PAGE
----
People live within a world of delusions.
I was really good at Ping Pong (delusion number one). I think the guys I played with would agree (delusion number two). In fact, I spent two years of my life – two long years – playing in a league, like a crazy fanatic. All I thought about was Ping Pong. During a job interview I was asked why I needed the job. I told them, simply, “The fees at my Ping Pong league increased.” They laughed. I don’t know why, because it was true. For some reason the manager in charge of making our lives more difficult raised the weekly rates, so I needed another job. I loved the damn game. Despite not playing for ten years, I still do.
Within the playing community there are about five levels, five being the best, and one being the lowest. Realistically, I was about a three and a half. I could play with the five’s – who were Chinese Olympic level guys – and they’d humor me, rallying back and forth, dispelling the myth that they were above the common man. But they really yearned to play with guys at their level. Deep down I accepted this. I knew this to be true. I knew I was not a five, and that I’d never be a five.
One guy I played, a guy who thought he was a four, went ballistic when I beat him three games to one. He started yelling at me, throwing a tantrum, telling me I was terrible. I decided to keep quiet. I let him get it out. He wore indoor soccer shoes. I imagined what he was like on a soccer field; going mad, losing his mind at any given moment. I figured his Soccer Mom filled him with nonsense his whole life, such as when you’re playing Ping Pong and you think you’re a four – when you’re actually a three – and someone beats you make sure you let everyone know how good you think you are by yelling and screaming at the top of your lungs like a maniac. Because we all know how important Ping Pong is. And then he left. He got in his car and left, screeching out of the parking lot. His feelings were hurt; his ego was destroyed. He had been kissing up to all the fives – taking private lessons from them, trying to talk with them. Though, I really didn’t see him as a four. It was just how he saw himself. In his mind a level below him wasn’t allowed to win. This was an attitude that transcended amongst the ranks. If you beat the organizer (who was a two) in a league match he wouldn’t sign you up for the weekend tournament that was invite only. The threes were insulted to have to play someone from the twos, the fours hated the threes, the fives sat on a thrown above everyone else, laughing at the fact that the 4.5’s even considered themselves in their league, while the one’s were outcast as untouchables. He was convinced all this hype he’d created around himself would now be diminished in the eyes of the fives. As far as he was concerned he may as well have been banished to the untouchables.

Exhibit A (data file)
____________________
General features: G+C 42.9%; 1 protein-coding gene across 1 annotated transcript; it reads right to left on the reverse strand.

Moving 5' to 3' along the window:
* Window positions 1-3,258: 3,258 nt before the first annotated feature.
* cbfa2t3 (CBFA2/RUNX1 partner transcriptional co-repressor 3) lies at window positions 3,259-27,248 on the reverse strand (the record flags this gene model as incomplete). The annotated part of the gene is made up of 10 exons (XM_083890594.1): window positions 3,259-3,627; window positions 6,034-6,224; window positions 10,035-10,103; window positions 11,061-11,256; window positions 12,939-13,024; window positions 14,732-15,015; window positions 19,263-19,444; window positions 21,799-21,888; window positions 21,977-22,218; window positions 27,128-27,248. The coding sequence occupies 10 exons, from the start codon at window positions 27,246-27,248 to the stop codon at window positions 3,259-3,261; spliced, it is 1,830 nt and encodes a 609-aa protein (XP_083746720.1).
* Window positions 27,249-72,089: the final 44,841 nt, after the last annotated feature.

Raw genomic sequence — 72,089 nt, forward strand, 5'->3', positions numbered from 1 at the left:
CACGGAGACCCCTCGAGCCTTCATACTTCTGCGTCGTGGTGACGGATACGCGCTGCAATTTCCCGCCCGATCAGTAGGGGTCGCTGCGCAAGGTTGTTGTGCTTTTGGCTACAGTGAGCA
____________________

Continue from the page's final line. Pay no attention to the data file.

All the fives started early in life, practicing day-in and day-out, mastering the technique and skill required to be good. Most of them were neurotic bad asses that had spent countless hours honing their craft. They developed that eye-hand coordination and muscle memory that is essential in Ping Pong. I played throughout my life, but not like that. I never had a community available to provide me with that outlet, a high competitive level these guys had. I never walked around saying, “You know, I’m gonna be a level five someday. And you know what? I’m gonna be in the Olympics!” This is insane. Let astronauts be astronauts.